Clarke demands greater consistency
Michael Clarke is under no illusions as to the task facing Australia after they slipped 2-0 down in the NatWest Series courtesy of a comprehensive six-wicket defeat at the hands of England at the Kia Oval.
Ravi Bopara and Ian Bell compiled 82 and 75 respectively to help guide the hosts home with more than four overs to spare after Australia had laboured to 251 for seven.
The margin of England’s victory was far greater than it had been two days earlier at Lord’s, when they triumphed by 15 runs, yet Clarke believes his team were comfortably second best in each encounter.
“I think the scoreboard at the first game at Lord’s probably hid how far away the teams were,” said Australia’s captain.
“I think England outplayed us at Lord’s and they certainly outplayed us here, so we need to get better quickly.
“We have been very inconsistent and we have made a point of working on that and trying to become a more consistent team. We’ve got some more work to do.
“We’ve got the talent, that’s something I’ve spoken about for a while. It’s now about turning the talent into performances.”
Although Shane Watson and George Bailey recorded half-centuries, Australia were unable to maintain a healthy run-rate during the middle overs of their innings and ultimately paid the price for their slow progress.
“I think England deserve a lot of credit for the way they bowled through the middle,” Clarke added. “It’s generally the case when you’ve got four good fast bowlers and a good spinner as well.
“Rotation of strike is an area of our game that we continue to work on and we know we need to improve, as is facing spin bowling – I think that’s been spoken about for my whole career. Today was another example of that.”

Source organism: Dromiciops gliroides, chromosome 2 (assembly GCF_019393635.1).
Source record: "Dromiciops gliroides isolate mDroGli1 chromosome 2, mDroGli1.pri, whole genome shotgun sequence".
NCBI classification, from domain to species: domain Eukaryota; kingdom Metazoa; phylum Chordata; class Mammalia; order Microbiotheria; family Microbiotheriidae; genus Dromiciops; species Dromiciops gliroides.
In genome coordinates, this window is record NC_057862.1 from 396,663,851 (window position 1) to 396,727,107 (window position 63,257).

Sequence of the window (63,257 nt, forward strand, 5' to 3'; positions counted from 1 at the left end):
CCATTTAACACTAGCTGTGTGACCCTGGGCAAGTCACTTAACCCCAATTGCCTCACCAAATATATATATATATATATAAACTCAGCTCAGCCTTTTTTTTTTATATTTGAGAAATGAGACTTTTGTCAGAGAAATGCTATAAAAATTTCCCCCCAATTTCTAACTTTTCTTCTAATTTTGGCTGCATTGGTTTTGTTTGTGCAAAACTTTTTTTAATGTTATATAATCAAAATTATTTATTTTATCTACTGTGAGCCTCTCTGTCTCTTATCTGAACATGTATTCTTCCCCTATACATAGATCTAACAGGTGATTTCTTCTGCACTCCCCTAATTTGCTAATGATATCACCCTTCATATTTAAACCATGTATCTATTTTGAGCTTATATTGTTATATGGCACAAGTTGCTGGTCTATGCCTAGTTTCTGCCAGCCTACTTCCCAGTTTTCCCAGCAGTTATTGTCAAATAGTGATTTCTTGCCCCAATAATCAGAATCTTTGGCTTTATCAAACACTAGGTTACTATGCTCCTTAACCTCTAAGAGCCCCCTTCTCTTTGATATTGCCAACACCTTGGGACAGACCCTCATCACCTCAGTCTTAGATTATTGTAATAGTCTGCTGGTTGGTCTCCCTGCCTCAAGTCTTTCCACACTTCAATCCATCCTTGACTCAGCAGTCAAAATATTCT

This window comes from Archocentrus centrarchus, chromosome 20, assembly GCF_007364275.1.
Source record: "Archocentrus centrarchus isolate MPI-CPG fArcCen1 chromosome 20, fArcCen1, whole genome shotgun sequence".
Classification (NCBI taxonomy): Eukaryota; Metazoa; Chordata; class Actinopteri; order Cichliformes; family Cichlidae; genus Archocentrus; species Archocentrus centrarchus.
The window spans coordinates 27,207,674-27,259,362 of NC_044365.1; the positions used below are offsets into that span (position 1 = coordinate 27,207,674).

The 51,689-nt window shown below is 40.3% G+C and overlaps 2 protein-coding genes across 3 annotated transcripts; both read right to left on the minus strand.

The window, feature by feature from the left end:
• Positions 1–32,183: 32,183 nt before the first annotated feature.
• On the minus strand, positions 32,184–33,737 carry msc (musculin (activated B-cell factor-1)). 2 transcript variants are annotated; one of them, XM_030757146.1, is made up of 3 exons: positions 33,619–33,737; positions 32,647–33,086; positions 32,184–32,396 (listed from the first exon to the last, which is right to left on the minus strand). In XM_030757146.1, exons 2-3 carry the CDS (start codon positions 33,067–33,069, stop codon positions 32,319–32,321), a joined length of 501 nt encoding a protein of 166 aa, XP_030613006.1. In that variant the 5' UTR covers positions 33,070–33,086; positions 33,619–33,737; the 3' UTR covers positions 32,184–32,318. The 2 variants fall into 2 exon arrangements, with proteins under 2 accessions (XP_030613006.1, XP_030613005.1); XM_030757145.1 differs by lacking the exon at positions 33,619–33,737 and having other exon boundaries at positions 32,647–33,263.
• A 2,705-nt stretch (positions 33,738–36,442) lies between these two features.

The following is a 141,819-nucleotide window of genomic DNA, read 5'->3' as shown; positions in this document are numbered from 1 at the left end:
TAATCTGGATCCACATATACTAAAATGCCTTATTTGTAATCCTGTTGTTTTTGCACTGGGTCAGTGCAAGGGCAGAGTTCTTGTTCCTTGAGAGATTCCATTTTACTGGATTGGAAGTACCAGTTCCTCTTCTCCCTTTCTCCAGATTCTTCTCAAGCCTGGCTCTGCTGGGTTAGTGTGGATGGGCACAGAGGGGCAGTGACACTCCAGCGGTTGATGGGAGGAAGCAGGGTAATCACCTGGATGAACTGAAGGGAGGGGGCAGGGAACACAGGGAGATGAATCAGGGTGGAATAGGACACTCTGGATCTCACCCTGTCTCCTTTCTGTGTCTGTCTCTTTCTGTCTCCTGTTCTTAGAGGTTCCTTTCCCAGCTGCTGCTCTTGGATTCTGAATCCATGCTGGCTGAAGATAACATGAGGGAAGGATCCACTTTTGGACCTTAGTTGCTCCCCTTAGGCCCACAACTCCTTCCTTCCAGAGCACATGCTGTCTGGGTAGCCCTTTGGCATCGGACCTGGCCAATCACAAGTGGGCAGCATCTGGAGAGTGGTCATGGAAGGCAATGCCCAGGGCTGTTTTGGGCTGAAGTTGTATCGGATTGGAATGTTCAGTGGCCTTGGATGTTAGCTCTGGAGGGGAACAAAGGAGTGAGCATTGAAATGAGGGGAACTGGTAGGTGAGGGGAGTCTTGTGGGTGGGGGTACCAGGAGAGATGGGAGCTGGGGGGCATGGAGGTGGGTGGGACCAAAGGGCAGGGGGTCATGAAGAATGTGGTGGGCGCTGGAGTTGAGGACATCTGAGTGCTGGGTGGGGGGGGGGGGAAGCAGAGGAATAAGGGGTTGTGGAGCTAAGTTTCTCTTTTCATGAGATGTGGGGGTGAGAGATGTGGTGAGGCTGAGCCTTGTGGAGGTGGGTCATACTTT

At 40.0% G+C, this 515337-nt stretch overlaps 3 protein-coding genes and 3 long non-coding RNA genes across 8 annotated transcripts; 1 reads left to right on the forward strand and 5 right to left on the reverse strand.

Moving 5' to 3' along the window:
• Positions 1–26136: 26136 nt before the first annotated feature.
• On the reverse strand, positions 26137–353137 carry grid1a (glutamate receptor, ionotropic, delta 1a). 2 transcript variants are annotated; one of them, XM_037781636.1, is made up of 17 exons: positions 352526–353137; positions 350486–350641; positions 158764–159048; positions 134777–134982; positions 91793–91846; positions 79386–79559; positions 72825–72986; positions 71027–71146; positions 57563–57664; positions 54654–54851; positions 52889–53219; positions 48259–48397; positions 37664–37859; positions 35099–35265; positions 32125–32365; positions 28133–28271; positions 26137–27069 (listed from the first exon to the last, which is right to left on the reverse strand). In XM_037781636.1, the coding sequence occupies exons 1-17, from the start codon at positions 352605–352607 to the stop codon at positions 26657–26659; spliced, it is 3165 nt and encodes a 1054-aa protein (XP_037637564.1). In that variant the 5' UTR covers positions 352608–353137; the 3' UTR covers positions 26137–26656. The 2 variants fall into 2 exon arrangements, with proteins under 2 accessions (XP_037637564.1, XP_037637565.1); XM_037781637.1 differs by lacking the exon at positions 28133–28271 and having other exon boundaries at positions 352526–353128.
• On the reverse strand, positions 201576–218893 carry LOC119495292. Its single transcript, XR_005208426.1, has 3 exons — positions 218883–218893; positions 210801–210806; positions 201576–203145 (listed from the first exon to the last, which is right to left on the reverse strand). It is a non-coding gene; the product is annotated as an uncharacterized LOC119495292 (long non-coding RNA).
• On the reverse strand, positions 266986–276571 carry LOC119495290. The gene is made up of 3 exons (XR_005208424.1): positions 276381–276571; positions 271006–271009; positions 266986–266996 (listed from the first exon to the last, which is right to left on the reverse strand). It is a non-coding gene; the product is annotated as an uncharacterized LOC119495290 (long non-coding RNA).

After failing with the bat, Clarke was able to make an instant impact when he came on to bowl with England on course for victory.
The slow left-armer bowled Bell with his first delivery and then won an lbw verdict against Eoin Morgan two balls later, only for the decision to be overturned on review.
Any edge from Morgan, who finished unbeaten on 43, was not picked up by the Snickometer, but Clarke refused to dwell upon the incident, even though England were still 81 adrift of their target at the time.
“I don’t think that was a turning point at all,” he said.
“We think he didn’t hit the ball, but it was hard to see. Looking from the ground at a big screen is a lot different information to what the third umpire is receiving when he’s right in front of a television. It’s probably a lot clearer for him.
“The information I received was that there was clear evidence that he did hit the ball, and I don’t think it had any impact on the result of the game, to be honest. We needed to take wickets before that.”